Justia U.S. 11th Circuit Court of Appeals Opinion Summaries

Articles Posted in Business Law
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Gateway is a small business debtor in an active Chapter 11 bankruptcy proceeding seeking a loan under the Paycheck Protection Program (PPP). Gateway applied for a PPP loan and falsely stated that it was not in bankruptcy in order to be eligible for the program. When Gateway filed a motion for approval in the bankruptcy court, the SBA objected that Gateway was ineligible for a PPP loan because it was in bankruptcy. The bankruptcy court granted Gateway's motion anyway, concluding that the SBA's rule rendering bankruptcy debtors ineligible for PPP loans was an unreasonable interpretation of the statute, was arbitrary and capricious under the Administrative Procedure Act, and as a result was unlawful and unenforceable against Gateway.The Eleventh Circuit vacated the bankruptcy court's approval order, concluding that the SBA's rule is neither an unreasonable interpretation of the relevant statute nor arbitrary and capricious. The court concluded that the SBA did not exceed its authority in adopting the non-bankruptcy rule for PPP eligibility; the rule does not violate the CARES Act, is based on a reasonable interpretation of the Act, and the SBA did not act arbitrarily and capriciously in adopting the rule; and the bankruptcy court committed an error of law in concluding otherwise in its approval order and its preliminary injunction order. Accordingly, the court remanded for further proceedings. The court dismissed the appeal from the memorandum opinion for lack of jurisdiction. View "USF Federal Credit Union v. Gateway Radiology Consultants, P.A." on Justia Law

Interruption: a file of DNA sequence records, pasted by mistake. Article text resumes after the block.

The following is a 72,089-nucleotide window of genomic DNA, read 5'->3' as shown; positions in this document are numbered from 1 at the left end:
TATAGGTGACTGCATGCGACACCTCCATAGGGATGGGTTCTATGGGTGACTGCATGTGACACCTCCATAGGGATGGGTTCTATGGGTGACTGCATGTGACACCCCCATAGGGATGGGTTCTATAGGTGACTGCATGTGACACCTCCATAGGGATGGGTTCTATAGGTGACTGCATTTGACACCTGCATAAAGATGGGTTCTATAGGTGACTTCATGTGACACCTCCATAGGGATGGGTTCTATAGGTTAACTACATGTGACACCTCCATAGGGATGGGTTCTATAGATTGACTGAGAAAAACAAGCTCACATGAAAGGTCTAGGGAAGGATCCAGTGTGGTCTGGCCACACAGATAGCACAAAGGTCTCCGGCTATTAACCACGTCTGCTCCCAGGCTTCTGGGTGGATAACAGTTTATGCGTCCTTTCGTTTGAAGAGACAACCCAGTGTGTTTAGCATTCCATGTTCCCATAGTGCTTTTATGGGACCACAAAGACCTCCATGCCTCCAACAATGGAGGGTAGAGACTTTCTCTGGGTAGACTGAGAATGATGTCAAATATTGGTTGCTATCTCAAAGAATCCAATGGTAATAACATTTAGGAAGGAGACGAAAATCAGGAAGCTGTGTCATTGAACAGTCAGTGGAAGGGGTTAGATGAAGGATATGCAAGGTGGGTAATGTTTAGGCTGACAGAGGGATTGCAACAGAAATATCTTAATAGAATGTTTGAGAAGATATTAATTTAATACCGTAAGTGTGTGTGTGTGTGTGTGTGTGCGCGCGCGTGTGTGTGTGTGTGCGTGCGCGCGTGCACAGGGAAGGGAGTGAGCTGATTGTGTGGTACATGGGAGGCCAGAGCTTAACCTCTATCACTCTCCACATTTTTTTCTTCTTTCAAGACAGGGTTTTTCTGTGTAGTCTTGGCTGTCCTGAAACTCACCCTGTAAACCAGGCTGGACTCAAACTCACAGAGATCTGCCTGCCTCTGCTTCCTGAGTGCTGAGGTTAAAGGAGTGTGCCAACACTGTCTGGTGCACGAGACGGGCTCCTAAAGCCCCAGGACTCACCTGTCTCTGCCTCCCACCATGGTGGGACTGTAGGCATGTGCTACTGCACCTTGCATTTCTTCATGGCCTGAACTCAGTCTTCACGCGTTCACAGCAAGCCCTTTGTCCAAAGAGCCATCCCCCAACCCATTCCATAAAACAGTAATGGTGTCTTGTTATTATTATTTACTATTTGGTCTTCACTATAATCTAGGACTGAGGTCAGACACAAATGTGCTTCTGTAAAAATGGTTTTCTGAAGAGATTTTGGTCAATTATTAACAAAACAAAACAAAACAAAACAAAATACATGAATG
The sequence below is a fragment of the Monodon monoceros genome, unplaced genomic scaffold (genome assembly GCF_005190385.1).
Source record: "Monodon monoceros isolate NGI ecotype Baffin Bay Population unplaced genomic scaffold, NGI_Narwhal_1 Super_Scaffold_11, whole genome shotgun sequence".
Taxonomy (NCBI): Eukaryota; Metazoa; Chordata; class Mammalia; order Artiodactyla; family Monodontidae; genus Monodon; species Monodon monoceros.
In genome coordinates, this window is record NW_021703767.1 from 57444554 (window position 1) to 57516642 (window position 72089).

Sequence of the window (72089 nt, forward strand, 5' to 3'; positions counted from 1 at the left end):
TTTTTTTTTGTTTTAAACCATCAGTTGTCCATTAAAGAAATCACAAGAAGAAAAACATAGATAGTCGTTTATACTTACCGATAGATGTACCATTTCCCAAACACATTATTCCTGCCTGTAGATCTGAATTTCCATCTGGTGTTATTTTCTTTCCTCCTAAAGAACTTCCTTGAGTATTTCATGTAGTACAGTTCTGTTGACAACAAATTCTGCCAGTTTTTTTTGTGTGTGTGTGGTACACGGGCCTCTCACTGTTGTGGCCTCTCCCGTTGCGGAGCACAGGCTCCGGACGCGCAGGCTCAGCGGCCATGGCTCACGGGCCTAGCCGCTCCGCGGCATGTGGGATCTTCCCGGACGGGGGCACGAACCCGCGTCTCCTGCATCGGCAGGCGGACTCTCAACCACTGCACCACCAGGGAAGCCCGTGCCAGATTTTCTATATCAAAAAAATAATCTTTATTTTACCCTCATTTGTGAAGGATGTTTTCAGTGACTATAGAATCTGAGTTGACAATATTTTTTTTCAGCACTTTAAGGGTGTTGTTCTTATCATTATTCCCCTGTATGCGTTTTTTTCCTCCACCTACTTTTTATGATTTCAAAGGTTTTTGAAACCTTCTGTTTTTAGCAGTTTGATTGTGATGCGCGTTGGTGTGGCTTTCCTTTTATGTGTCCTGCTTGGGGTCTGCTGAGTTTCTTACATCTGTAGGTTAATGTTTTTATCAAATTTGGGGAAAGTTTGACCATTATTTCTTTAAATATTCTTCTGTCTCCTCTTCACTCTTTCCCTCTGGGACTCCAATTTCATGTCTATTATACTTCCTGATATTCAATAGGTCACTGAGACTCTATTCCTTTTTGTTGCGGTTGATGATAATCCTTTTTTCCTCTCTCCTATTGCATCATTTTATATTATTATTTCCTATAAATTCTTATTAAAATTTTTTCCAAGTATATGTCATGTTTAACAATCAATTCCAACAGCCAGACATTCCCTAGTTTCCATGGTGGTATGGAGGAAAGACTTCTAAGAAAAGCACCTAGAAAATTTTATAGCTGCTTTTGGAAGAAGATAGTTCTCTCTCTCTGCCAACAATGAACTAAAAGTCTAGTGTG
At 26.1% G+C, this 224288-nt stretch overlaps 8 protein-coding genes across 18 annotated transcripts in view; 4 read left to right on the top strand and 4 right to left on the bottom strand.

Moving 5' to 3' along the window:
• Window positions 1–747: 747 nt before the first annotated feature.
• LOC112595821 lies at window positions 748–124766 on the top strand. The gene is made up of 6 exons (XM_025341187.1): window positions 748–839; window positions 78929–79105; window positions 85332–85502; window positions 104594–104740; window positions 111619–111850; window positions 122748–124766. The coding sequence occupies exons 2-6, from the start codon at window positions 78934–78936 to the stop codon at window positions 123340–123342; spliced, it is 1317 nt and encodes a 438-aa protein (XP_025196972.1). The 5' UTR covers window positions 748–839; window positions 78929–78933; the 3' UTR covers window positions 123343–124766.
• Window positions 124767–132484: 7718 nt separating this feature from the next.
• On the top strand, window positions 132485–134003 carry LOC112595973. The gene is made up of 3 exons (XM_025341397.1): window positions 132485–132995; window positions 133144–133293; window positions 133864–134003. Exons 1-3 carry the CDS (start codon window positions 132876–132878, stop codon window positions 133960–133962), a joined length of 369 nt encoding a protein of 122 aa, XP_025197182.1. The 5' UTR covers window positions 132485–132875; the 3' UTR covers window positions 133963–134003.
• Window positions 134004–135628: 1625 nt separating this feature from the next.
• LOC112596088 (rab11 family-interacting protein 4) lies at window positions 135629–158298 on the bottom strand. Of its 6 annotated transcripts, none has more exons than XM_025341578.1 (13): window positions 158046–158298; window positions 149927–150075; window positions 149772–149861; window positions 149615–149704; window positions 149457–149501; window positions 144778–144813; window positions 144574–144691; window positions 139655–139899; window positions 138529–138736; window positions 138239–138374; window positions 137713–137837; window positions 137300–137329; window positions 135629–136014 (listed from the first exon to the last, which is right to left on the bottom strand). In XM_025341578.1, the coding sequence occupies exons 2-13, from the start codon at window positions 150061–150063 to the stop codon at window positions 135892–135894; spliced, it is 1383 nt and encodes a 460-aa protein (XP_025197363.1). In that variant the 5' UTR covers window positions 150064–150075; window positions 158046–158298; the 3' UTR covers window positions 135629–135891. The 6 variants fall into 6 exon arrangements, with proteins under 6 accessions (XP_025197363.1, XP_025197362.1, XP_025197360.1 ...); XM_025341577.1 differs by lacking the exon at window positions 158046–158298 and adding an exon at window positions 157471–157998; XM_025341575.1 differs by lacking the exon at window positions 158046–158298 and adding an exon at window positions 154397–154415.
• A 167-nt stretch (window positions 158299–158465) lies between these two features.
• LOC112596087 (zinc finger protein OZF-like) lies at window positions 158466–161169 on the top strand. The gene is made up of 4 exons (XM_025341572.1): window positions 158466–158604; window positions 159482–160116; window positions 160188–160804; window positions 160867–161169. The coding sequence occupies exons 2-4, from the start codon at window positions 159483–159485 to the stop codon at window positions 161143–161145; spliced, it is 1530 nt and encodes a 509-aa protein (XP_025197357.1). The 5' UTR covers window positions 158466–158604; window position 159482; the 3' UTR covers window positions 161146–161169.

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J-B Weld filed suit against Gorilla Glue, alleging claims for trade dress infringement under the Lanham Act, Georgia law, and the common law of unfair competition; trade dress dilution under Georgia law; and false advertising under the Lanham Act and Georgia law.The Eleventh Circuit affirmed the district court's grant of summary judgment for Gorilla Glue as to the false advertising claims, agreeing with the district court that J-B Weld has not shown that the inclusion of "steel bond epoxy" on GorillaWeld's packaging is material to consumers. However, the court reversed and remanded with respect to the trade dress infringement and trade dress dilution claims. In regard to the trade dress infringement claims, the court held that, although the posture of the case required the district court to view the evidence in the light most favorable to J-B Weld, the district court failed to do so in analyzing the "likelihood of confusion" between J.B. Weld Original's trade dress and GorillaWeld's trade dress. In regard to the trade dress dilution claims, the court held that the district court's abbreviated treatment of this claim leaves it with serious doubt that it applied the correct standard in concluding that J-B Weld was unable to show trade dress dilution. In this case, the district court's remarks about the indistinguishability of the applicable standards indicates that it applied the elements of the trade dress infringement claims to the trade dress dilution claim, thus conflating the two different sets of requirements. View "J-B Weld Co., LLC v. The Gorilla Glue Co." on Justia Law